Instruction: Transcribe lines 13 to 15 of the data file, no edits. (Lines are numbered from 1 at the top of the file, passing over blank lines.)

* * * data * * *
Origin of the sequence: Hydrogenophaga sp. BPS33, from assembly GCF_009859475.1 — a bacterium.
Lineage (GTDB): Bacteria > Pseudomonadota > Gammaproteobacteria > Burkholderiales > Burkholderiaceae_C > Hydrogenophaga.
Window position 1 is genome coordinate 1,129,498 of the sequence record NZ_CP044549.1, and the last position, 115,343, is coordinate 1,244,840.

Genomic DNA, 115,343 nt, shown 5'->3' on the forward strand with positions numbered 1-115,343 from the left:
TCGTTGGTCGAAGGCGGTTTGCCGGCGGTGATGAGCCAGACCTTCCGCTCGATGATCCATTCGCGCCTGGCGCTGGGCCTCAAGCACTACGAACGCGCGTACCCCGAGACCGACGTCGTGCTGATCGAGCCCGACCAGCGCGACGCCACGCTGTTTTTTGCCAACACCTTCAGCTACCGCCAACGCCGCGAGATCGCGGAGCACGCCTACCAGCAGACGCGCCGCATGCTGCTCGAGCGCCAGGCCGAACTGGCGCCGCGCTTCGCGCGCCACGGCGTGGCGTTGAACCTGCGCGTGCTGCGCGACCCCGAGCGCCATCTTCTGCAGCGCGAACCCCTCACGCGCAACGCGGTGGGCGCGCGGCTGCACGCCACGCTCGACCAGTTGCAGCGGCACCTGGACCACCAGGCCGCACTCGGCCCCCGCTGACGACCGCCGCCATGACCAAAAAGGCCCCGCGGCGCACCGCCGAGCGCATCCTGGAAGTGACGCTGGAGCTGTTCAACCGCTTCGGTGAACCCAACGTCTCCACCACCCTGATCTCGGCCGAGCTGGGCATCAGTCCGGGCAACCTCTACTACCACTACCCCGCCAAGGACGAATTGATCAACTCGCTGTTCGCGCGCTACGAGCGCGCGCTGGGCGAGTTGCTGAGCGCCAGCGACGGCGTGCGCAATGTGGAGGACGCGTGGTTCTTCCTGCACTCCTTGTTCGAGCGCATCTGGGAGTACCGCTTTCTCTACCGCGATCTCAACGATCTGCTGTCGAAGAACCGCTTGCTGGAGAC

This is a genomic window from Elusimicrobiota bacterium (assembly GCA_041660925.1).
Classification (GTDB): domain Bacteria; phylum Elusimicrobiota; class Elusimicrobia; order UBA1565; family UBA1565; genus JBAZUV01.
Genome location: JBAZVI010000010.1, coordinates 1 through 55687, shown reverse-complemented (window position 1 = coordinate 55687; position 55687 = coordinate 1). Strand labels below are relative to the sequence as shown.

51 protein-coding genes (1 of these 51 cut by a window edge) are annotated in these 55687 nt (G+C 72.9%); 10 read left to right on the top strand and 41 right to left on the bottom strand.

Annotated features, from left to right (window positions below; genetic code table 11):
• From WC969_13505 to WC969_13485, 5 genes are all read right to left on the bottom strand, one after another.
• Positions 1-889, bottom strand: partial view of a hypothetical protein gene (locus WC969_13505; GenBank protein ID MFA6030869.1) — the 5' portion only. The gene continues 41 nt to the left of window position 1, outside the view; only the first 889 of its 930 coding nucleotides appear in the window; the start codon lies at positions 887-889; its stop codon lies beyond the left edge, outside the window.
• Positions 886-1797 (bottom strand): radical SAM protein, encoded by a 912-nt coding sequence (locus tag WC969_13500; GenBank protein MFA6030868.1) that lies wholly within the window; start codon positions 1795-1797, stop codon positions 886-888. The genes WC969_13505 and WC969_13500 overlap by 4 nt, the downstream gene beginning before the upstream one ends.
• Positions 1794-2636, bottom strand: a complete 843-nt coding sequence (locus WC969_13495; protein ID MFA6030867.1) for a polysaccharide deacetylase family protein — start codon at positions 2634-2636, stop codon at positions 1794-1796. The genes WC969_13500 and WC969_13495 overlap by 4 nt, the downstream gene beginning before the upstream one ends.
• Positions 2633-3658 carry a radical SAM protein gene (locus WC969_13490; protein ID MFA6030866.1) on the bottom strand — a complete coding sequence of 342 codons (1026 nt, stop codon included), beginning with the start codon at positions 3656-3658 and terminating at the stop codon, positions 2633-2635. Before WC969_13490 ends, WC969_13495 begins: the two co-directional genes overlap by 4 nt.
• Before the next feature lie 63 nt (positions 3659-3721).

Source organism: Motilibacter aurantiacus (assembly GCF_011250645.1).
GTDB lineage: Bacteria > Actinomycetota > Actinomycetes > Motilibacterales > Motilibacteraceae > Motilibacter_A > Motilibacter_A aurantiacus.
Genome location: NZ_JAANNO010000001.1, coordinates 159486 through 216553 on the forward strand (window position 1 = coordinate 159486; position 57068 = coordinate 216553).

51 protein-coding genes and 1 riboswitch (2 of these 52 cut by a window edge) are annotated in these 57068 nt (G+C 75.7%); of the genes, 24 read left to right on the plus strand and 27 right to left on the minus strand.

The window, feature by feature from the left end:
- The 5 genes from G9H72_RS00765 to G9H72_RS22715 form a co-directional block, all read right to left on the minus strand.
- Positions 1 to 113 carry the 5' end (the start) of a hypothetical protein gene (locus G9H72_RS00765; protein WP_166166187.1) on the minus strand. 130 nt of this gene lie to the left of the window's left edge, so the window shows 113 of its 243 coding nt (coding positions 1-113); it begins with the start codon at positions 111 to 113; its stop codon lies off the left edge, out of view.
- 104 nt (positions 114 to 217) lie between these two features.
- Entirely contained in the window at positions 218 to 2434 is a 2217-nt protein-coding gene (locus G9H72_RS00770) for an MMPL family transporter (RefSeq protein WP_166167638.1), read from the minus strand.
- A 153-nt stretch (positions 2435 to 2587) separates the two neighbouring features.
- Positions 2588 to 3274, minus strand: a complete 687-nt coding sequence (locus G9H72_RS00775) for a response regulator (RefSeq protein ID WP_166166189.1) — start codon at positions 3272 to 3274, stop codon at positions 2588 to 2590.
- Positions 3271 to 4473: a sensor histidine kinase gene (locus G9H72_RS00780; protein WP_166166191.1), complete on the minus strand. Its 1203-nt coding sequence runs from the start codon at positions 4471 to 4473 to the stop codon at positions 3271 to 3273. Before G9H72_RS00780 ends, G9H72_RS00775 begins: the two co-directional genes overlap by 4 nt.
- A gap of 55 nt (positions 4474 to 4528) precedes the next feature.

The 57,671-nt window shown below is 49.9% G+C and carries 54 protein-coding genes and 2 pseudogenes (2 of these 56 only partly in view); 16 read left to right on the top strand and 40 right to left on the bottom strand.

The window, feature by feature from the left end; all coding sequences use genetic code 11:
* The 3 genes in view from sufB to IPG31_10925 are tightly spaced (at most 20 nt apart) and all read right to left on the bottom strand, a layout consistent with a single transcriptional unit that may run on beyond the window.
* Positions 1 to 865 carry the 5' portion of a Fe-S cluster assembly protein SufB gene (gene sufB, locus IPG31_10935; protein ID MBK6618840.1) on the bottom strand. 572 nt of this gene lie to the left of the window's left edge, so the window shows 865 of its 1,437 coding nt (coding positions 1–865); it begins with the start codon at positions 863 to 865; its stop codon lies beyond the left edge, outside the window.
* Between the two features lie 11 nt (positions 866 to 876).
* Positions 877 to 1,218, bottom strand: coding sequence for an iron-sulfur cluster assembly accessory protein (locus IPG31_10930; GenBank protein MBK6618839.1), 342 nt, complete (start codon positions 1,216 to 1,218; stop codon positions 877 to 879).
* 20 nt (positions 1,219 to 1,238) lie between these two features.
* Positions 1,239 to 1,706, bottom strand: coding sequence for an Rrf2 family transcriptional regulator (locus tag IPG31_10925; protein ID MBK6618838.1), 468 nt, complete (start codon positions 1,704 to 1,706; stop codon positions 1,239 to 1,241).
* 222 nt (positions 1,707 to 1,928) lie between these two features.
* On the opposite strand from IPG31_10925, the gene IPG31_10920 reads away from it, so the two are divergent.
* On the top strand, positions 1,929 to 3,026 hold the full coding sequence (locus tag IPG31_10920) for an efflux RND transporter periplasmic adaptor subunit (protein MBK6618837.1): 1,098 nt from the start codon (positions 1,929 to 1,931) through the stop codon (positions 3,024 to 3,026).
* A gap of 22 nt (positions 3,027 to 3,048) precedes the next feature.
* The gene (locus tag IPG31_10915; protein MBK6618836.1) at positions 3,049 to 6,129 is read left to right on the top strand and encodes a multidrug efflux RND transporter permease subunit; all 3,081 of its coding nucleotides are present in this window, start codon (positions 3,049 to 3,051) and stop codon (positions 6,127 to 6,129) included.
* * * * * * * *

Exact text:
• Positions 886-1797 (bottom strand): radical SAM protein, encoded by a 912-nt coding sequence (locus tag WC969_13500; GenBank protein MFA6030868.1) that lies wholly within the window; start codon positions 1795-1797, stop codon positions 886-888. The genes WC969_13505 and WC969_13500 overlap by 4 nt, the downstream gene beginning before the upstream one ends.
• Positions 1794-2636, bottom strand: a complete 843-nt coding sequence (locus WC969_13495; protein ID MFA6030867.1) for a polysaccharide deacetylase family protein — start codon at positions 2634-2636, stop codon at positions 1794-1796. The genes WC969_13500 and WC969_13495 overlap by 4 nt, the downstream gene beginning before the upstream one ends.
• Positions 2633-3658 carry a radical SAM protein gene (locus WC969_13490; protein ID MFA6030866.1) on the bottom strand — a complete coding sequence of 342 codons (1026 nt, stop codon included), beginning with the start codon at positions 3656-3658 and terminating at the stop codon, positions 2633-2635. Before WC969_13490 ends, WC969_13495 begins: the two co-directional genes overlap by 4 nt.